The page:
(By Mani) The Financial Industry
Regulatory Authority (FINRA) has slapped a fine of more than $9 million on four
of the country's biggest banks for selling leveraged and inverse
exchange-traded funds (ETFs) without reasonable supervision and for not having
a reasonable basis for recommending the securities.
The firms -- Citigroup Global
Markets, Inc; Morgan Stanley & Co., LLC; UBS Financial Services; and Wells
Fargo Advisors, LLC – neither admitted nor denied the allegations, but
consented to the entry of the regulator's findings.
FINRA, the largest
independent regulator for all securities firms doing business in the United
States, said the firms were fined more than $7.3 million and are required to
pay a total of $1.8 million in restitution to certain customers who made
unsuitable leveraged and inverse ETF purchases.
Wells Fargo topped the list
with a fine of $2.1 million, followed by Citigroup ($2 million), Morgan Stanley
($1.75 million) and UBS ($1.5 million).
An exchange-traded fund
(ETF) is an investment fund traded on stock exchanges, much like stocks. Most
ETFs track an index, such as the S&P 500, and they may be attractive as
investments due to their low costs, tax efficiency, and stock like features.
Leveraged ETFs seek to
deliver multiples of the performance of the index or benchmark they track. Inverse
ETFs seek to deliver the opposite of the performance of the index or benchmark
they track. Investor can profit from the short positions in derivatives, in a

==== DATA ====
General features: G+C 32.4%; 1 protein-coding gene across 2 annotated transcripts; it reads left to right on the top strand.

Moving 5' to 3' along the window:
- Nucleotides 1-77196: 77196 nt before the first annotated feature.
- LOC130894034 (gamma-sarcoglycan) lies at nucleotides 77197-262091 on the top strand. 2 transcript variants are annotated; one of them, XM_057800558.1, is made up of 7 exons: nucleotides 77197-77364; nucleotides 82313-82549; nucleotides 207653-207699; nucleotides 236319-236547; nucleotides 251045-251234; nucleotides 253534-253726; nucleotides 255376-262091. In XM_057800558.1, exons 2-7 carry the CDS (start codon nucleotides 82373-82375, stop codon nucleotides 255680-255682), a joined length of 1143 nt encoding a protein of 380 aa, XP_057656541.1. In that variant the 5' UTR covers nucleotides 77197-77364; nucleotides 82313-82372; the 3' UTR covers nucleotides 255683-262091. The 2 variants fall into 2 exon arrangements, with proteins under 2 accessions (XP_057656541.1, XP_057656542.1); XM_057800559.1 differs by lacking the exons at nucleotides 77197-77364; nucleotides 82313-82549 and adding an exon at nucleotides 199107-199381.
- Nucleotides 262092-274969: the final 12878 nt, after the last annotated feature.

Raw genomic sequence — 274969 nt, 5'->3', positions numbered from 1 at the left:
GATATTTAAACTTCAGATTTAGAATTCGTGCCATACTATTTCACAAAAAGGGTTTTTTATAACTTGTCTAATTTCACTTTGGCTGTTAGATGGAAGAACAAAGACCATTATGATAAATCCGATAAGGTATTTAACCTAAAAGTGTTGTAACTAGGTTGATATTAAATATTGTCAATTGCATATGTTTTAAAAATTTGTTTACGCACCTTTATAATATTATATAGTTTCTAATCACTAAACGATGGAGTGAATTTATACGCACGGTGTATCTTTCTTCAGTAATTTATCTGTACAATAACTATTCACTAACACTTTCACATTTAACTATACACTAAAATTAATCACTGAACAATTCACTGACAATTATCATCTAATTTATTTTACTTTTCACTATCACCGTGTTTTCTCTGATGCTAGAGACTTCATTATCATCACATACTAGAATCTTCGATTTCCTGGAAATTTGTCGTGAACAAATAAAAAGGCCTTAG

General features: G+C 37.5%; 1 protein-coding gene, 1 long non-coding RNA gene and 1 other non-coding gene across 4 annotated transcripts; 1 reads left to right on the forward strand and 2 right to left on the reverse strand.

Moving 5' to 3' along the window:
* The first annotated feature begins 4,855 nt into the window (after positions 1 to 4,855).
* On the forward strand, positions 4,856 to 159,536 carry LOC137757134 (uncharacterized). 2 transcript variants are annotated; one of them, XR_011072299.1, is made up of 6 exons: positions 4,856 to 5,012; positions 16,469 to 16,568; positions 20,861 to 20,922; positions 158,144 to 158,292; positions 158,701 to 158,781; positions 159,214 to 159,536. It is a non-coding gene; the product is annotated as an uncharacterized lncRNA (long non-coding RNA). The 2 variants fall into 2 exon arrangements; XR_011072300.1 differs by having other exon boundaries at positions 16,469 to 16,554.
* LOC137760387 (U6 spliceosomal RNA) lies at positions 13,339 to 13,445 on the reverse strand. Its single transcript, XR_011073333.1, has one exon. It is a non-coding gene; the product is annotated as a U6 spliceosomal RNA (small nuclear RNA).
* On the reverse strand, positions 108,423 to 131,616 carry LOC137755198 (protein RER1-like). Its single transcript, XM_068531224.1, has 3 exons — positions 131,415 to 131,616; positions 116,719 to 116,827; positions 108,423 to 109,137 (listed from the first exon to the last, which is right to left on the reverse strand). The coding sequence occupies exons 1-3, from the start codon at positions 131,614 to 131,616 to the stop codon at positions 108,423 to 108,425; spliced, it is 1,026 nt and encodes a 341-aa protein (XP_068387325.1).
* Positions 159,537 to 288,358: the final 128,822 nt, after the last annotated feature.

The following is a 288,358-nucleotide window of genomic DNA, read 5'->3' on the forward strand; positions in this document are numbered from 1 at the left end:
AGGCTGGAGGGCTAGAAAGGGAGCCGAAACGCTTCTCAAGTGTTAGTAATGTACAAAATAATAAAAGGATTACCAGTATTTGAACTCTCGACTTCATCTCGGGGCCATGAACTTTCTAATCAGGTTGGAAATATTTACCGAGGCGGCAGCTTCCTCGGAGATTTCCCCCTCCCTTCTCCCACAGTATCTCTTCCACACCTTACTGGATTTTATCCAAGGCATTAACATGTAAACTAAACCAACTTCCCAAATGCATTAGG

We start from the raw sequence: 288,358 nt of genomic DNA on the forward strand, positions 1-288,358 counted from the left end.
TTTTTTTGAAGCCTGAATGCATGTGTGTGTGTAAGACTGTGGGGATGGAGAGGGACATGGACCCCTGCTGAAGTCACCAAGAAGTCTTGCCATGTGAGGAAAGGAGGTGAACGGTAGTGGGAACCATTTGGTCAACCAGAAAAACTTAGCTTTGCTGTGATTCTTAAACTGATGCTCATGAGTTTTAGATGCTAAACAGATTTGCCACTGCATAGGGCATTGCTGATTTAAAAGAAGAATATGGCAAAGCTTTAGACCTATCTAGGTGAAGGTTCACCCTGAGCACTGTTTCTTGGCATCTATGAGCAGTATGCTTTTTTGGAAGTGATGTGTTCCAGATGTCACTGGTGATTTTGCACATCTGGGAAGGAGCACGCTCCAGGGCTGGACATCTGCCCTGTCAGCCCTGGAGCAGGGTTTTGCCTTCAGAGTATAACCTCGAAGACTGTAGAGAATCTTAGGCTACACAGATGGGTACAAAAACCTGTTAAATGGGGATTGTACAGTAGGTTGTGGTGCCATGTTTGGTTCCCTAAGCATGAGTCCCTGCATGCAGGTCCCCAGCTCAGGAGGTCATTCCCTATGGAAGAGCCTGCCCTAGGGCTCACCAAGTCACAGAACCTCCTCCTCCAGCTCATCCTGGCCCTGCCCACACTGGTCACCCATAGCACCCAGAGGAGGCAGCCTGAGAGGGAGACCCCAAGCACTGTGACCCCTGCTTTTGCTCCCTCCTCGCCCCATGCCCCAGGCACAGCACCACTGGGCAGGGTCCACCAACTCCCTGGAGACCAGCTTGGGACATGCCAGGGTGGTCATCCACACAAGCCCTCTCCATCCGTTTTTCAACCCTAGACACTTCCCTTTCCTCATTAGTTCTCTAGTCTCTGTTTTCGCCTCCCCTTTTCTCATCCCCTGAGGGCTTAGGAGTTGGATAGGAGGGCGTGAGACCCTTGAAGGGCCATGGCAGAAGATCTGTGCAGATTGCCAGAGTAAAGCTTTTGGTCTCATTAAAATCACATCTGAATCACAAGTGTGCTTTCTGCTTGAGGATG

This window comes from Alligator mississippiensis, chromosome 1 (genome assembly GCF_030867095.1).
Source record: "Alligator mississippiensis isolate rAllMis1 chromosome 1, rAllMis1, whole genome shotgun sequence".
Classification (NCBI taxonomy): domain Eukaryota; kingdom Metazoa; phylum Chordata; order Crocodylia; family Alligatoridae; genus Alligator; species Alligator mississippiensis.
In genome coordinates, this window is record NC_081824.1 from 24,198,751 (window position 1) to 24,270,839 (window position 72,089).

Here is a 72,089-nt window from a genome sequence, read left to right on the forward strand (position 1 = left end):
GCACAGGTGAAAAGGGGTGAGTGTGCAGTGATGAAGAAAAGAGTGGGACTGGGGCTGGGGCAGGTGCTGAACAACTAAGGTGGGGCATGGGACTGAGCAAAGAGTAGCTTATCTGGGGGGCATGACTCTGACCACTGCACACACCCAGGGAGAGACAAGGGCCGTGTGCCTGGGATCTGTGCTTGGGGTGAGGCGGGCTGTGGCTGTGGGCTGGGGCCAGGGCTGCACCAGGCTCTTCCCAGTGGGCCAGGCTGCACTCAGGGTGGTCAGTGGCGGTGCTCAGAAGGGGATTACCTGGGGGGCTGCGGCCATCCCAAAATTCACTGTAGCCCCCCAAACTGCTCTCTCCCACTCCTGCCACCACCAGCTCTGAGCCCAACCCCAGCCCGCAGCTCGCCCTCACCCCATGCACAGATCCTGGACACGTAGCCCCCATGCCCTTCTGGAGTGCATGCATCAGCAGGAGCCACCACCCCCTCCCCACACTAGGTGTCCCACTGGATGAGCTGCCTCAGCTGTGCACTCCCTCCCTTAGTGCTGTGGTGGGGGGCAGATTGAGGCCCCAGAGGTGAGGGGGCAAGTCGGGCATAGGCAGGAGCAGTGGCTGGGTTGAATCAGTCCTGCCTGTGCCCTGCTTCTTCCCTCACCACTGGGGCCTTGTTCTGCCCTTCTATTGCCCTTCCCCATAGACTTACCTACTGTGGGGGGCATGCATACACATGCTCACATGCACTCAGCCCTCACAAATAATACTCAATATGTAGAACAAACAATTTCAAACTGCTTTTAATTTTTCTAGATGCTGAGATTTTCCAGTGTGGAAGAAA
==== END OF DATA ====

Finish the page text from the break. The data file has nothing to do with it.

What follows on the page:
However, both leveraged and
inverse ETFs have certain risks not found in traditional ETFs, such as the
risks associated with a daily reset, leverage and compounding. Accordingly,
investors were subjected to the risk that the performance of their investments
in leveraged and inverse ETFs could differ significantly from the performance
of the underlying index or benchmark when held for longer periods of time,
particularly in the volatile markets that existed during January 2008 through
FINRA found that from
January 2008 through June 2009, the firms did not have adequate supervisory
systems in place to monitor the sale of leveraged and inverse ETFs, and failed
to conduct adequate due diligence over the risks and features of the ETFs.
FINRA alleged that the firms
advisers made unsuitable recommendations of leveraged and inverse ETFs to some
customers with conservative investment objectives and/or risk profiles. Each of
the four firms sold billions of dollars of these ETFs to customers, some of
whom held them for extended periods when the markets were volatile.
"The added complexity
of leveraged and inverse exchange-traded products makes it essential that
brokerage firms have an adequate understanding of the products and sufficiently
trained their sales force before the products are offered to retail customers.
Firms must conduct reasonable due diligence and ensure that their
representatives have an understanding of these products." said Brad
Bennett, FINRA Executive Vice President and Chief of Enforcement.
Recently, ETFs has gained
more prominence in Wall Street and thereby subjected to increased regulatory
Assets in US listed Exchange
Traded Funds (ETF) and Exchange Traded Notes (ETN) rose 12 percent to about
$1.21 trillion at March 2012 month-end, according to ETF Industry Association.
ETF/ETN net cash inflows
reached approximately $13.2 billion for the month of March 2012, with
year-to-date net cash inflows reaching $55.9 billion, a record for the first
quarter of a calendar year.
At March 2012 month-end,
there were 1,446 U.S. listed products, an increase of 23 percent from 1,173
U.S. listed products at the same time last year.